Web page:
FIONA Strain would walk home from school and see them in the bushes.

Armed soldiers in camouflage hiding in the scrub near her house on the northern side of the border. Guns on stands, pointed at the road, ready for action.

“My dad always used to say keep your head down, don’t look at anybody, just keep walking,” Fiona told

“I look back and think that is actually insane, that is not normal, but that was normal.”

Fiona, 30, now lives in Sydney. The border she speaks of is all but invisible. The military barracks and guard towers are gone, as are the armed patrols, but the scars among the locals still remain.

The sectarian bloodletting of the Irish Troubles claimed more than 3600 lives over three decades. It only stopped in 1998 with the Good Friday peace pact, which ended the deadly campaigns of Sinn Fein’s IRA allies and the pro-British loyalist troops.

But now, 20 years on, that hard-won peace is in peril as the fallout from Brexit raises the threat of those border posts returning, disrupting free movement over the 500km border, with Ireland once more becoming a divided state beset by violence.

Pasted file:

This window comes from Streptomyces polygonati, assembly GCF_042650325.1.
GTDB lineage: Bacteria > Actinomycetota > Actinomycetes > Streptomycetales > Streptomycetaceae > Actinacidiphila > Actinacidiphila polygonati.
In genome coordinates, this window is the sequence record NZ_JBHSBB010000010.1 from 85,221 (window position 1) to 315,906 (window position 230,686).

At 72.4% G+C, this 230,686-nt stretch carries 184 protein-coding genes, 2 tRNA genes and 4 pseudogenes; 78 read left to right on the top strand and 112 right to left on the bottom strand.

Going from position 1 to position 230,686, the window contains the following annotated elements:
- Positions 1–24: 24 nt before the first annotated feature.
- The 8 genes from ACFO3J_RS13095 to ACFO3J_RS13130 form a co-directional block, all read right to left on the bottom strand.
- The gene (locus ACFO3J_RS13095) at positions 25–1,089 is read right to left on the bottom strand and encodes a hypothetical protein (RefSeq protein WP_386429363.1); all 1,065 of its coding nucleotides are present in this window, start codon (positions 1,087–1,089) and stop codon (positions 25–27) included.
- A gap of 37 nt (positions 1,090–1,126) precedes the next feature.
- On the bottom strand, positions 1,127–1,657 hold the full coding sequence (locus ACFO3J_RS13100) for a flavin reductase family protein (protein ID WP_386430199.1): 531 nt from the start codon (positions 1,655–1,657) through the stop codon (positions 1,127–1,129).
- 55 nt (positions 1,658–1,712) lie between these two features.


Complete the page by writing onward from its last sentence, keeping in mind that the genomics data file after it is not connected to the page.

The countdown is on. The UK is due to leave the European Union on March 29, 2019. The Republic of Ireland, home to 1.8 million people, will remain in the EU. That’s only eight months away.

For the past 20 years people on the north and south of the Irish border have been able to move freely.

But there’s a huge question mark whether that can continue post Brexit.

In eight months time, will a border be imposed? Will friends and family from either side of the border suddenly need a passport to visit?

And perhaps the biggest question: If a border is imposed, will the bloody battle to reunite Ireland begin again?

These questions are hanging over the head of British Prime Minister Theresa May.

She has said that the legacy of Brexit will not be a hard border with the EU.

But it is difficult to see how she can achieve this, as one of the biggest reasons British people chose to leave Europe was to take control of their borders, and not allow in people freely.

If the UK is to honour that wish, they need to create a land border with the republic of Ireland.

Mrs May is stuck. She will now allow an exemption for Northern Ireland from Brexit. They have to leave Europe’s shared customs union and single market.

There’s been talk of a ‘soft border’, but any talk of a border is worrying locals.